Neointimal hyperplasia is generally considered as the major cause of vein graft stenosis and is the leading pathological sign of vein graft disease. Most research on this problem has focused on the inhibition of neointimal growth, based on the hypothesis that the inhibition of neointimal hyperplasia would improve long-term patency of the vein graft. However, the inhibition of cell proliferation-mediated early neointima accumulation does not translate into clinical benefits (5). In small animal models, neointimal hyperplasia is an early event lasting as long as several weeks after vein graft implantation (9). There is no direct scientific evidence showing that an early inhibition of neointimal hyperplasia will result in improving long-term patency. Neointimal formation is also regarded as a pathophysiological adaptation to increased cyclic intramural tension. Moreover, as stenosis is defined as a +50% reduction in luminal diameter (2), the neointima established in many vein graft animal models does not result in a significant loss of luminal area. In the clinic, long-term (up to 15 years) and progressive vein graft disease is of much more concern compared with the acute neointimal hyperplasia that usually occurs within one year (1).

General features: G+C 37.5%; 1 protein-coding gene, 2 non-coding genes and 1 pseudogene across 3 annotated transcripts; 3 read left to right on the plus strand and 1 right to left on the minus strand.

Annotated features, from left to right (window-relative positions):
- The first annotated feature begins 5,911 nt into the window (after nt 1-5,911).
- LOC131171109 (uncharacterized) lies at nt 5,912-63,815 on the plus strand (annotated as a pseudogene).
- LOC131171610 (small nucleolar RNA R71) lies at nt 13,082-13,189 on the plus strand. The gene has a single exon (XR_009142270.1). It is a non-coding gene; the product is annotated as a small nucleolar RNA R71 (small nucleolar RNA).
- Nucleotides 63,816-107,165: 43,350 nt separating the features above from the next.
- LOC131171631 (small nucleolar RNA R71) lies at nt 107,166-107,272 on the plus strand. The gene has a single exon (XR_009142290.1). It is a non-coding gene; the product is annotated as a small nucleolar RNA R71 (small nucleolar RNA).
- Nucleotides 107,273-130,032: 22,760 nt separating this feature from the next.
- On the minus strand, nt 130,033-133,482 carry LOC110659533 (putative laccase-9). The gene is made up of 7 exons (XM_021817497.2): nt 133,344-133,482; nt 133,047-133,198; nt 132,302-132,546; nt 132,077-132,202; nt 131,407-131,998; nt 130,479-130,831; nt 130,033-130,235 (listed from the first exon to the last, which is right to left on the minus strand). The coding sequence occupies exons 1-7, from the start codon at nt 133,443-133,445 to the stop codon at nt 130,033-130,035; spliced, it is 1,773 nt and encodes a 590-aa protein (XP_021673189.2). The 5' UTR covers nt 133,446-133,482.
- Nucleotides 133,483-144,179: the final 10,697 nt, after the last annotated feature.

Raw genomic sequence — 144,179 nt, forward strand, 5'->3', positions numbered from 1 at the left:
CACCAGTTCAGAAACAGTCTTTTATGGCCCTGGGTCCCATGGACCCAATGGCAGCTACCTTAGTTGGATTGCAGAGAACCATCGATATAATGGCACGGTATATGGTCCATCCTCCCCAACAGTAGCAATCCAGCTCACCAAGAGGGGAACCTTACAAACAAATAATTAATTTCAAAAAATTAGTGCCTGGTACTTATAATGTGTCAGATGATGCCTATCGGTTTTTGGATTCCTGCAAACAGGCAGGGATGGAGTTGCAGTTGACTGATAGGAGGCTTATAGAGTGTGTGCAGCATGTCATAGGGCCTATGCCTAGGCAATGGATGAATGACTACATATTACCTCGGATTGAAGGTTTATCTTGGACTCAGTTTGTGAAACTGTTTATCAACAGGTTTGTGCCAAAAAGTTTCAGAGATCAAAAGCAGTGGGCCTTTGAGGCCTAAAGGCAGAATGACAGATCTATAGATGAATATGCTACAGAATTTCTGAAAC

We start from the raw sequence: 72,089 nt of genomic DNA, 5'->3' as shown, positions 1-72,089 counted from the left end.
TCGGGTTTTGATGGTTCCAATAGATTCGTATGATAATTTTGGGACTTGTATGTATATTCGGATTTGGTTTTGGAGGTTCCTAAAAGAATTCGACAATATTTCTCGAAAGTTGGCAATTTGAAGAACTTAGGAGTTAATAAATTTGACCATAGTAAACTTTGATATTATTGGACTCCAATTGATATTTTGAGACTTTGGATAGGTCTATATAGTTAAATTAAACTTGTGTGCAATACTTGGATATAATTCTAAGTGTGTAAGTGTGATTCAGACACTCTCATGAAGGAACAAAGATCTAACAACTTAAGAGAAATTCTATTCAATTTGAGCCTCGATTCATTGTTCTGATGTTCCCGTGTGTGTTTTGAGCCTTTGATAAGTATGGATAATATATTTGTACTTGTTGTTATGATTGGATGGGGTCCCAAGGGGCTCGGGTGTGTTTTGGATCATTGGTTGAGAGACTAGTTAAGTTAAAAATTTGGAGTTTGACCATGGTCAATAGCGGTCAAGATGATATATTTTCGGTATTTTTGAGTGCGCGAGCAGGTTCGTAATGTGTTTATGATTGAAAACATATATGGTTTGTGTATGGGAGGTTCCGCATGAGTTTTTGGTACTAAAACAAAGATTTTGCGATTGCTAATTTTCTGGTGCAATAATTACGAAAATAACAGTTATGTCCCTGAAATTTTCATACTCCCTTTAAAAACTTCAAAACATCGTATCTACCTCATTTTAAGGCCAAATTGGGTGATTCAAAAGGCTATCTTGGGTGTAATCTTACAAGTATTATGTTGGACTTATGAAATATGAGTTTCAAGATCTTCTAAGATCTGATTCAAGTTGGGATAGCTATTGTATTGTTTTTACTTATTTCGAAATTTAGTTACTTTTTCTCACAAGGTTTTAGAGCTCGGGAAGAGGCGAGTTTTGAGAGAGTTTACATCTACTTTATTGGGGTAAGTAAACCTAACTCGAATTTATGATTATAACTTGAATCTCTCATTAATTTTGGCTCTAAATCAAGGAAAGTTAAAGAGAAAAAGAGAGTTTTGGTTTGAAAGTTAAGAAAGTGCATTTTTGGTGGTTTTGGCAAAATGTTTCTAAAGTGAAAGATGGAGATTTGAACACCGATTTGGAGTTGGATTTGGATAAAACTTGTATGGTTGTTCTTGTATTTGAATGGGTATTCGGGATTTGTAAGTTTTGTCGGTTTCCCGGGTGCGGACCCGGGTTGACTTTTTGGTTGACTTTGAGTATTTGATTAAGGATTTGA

|Number of pages||2|
|Journal||American Journal of Physiology - Heart and Circulatory Physiology|
|Publication status||Published - 1 Oct 2009|
- neointimal hyperplasia
- vein graft stenosis
- vein graft disease